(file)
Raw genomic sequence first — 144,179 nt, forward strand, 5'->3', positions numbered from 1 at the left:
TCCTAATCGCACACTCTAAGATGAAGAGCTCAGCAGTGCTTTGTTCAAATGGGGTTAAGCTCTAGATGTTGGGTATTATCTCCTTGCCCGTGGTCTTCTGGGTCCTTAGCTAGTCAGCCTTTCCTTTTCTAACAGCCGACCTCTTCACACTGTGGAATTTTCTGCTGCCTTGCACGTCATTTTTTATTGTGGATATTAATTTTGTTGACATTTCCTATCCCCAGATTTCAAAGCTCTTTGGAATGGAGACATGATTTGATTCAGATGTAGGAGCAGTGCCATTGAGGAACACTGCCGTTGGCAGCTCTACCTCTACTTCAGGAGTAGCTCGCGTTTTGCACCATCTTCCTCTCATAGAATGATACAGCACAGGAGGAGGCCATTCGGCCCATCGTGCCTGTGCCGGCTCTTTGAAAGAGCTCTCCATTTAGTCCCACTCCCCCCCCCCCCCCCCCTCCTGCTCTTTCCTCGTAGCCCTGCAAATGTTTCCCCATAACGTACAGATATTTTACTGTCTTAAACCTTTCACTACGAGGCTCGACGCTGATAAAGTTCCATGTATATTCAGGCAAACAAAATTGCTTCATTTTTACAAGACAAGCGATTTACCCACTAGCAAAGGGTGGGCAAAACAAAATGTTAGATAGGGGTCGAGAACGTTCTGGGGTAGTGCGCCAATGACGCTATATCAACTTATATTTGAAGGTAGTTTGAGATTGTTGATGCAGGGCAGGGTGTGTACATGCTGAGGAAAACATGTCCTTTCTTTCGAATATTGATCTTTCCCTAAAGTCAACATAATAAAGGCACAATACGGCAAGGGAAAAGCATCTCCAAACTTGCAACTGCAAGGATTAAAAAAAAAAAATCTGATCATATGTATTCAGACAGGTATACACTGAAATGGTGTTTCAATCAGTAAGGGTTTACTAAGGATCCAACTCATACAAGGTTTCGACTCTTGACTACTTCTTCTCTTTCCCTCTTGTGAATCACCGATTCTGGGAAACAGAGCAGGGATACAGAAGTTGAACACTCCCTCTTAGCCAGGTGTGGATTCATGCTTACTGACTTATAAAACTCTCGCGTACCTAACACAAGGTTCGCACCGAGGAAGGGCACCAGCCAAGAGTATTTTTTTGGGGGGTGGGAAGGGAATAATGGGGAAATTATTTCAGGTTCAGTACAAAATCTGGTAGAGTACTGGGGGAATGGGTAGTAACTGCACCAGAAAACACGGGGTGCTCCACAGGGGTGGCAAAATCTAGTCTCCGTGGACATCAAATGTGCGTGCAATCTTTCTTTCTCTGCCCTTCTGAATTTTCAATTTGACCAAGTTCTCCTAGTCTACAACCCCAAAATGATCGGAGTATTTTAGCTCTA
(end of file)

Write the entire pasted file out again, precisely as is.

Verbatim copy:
Raw genomic sequence first — 144,179 nt, forward strand, 5'->3', positions numbered from 1 at the left:
TCCTAATCGCACACTCTAAGATGAAGAGCTCAGCAGTGCTTTGTTCAAATGGGGTTAAGCTCTAGATGTTGGGTATTATCTCCTTGCCCGTGGTCTTCTGGGTCCTTAGCTAGTCAGCCTTTCCTTTTCTAACAGCCGACCTCTTCACACTGTGGAATTTTCTGCTGCCTTGCACGTCATTTTTTATTGTGGATATTAATTTTGTTGACATTTCCTATCCCCAGATTTCAAAGCTCTTTGGAATGGAGACATGATTTGATTCAGATGTAGGAGCAGTGCCATTGAGGAACACTGCCGTTGGCAGCTCTACCTCTACTTCAGGAGTAGCTCGCGTTTTGCACCATCTTCCTCTCATAGAATGATACAGCACAGGAGGAGGCCATTCGGCCCATCGTGCCTGTGCCGGCTCTTTGAAAGAGCTCTCCATTTAGTCCCACTCCCCCCCCCCCCCCCCCTCCTGCTCTTTCCTCGTAGCCCTGCAAATGTTTCCCCATAACGTACAGATATTTTACTGTCTTAAACCTTTCACTACGAGGCTCGACGCTGATAAAGTTCCATGTATATTCAGGCAAACAAAATTGCTTCATTTTTACAAGACAAGCGATTTACCCACTAGCAAAGGGTGGGCAAAACAAAATGTTAGATAGGGGTCGAGAACGTTCTGGGGTAGTGCGCCAATGACGCTATATCAACTTATATTTGAAGGTAGTTTGAGATTGTTGATGCAGGGCAGGGTGTGTACATGCTGAGGAAAACATGTCCTTTCTTTCGAATATTGATCTTTCCCTAAAGTCAACATAATAAAGGCACAATACGGCAAGGGAAAAGCATCTCCAAACTTGCAACTGCAAGGATTAAAAAAAAAAAATCTGATCATATGTATTCAGACAGGTATACACTGAAATGGTGTTTCAATCAGTAAGGGTTTACTAAGGATCCAACTCATACAAGGTTTCGACTCTTGACTACTTCTTCTCTTTCCCTCTTGTGAATCACCGATTCTGGGAAACAGAGCAGGGATACAGAAGTTGAACACTCCCTCTTAGCCAGGTGTGGATTCATGCTTACTGACTTATAAAACTCTCGCGTACCTAACACAAGGTTCGCACCGAGGAAGGGCACCAGCCAAGAGTATTTTTTTGGGGGGTGGGAAGGGAATAATGGGGAAATTATTTCAGGTTCAGTACAAAATCTGGTAGAGTACTGGGGGAATGGGTAGTAACTGCACCAGAAAACACGGGGTGCTCCACAGGGGTGGCAAAATCTAGTCTCCGTGGACATCAAATGTGCGTGCAATCTTTCTTTCTCTGCCCTTCTGAATTTTCAATTTGACCAAGTTCTCCTAGTCTACAACCCCAAAATGATCGGAGTATTTTAGCTCTA